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As a parent, sometimes it’s hard to know how to handle technology in our own lives, let alone the lives of our children. We all understand the spectacular benefits of technology, but what are the costs? When is it all too much?

Research is being done on the addictive aspects of checking our electronics incessantly and obsessions with video games. According to a study on media influence, 8-18-year-olds spend over 50 hours per week using entertainment media!

And it’s not only our kids. How many times have you pulled out your cell phone during dinner to check that “critical” email? And how many of us have sat in a restaurant with a companion who has “checked out” to tend to his electronic device? How much time is spent capturing a moment digitally versus experiencing what is taking place?

Often, parents say that technology is taking over their family and/or children’s lives, but they don’t know when enough is enough, or what they can do to control it. Are you comfortable with the amount of time your child spends on electronics?

(Culled from www.huffingtonpost.com)

“FAMILIES THAT PLAY TOGETHER, STAY TOGETHER”

Most families have such busy schedules. Parents are navigating challenging businesses and careers and their children are engaged in a host of activities. Indeed most families find that there is little or no quality time spent as a family.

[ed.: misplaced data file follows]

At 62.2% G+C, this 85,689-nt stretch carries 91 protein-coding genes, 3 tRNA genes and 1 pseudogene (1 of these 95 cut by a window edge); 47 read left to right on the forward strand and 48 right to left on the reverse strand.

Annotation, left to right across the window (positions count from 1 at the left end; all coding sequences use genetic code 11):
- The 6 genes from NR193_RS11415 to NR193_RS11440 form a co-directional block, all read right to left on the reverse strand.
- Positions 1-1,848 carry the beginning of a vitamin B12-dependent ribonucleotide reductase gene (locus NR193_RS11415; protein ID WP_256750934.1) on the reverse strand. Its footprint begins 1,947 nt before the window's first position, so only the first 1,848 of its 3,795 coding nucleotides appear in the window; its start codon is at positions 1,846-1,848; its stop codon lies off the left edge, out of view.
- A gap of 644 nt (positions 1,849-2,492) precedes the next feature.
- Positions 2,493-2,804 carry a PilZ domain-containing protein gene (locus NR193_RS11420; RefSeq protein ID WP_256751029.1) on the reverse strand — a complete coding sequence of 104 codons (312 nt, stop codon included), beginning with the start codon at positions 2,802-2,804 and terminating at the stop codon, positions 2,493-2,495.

When you add the terrible daily global news and the erosion of global value systems, it becomes more imperative for families to come together to bond and communicate.

Did you play Scrabble, Ludo, Chess, Snakes and Ladders and Monopoly when you were growing up? What impact did it have on your family? Do your children play board games or are they permanently on their devices? I recall with nostalgia those wonderful times in my childhood; the humor, the laughter, the irritation when someone was winning (or you were losing), the intensity of the competition, the sharing of stories, the learning provided pivotal teaching opportunities.

Quality family time spent playing games gives family members an opportunity to communicate and to develop trusting, caring relationships which we all so badly need in our pressured world.

Board games improve attention, listening, and concentration skills.

Board games improve reasoning and analytical skills

Board games teach good sportsmanship

Players are taught to win sportingly and lose graciously

The Monopoly Board game provides practical lessons in personal financial management.

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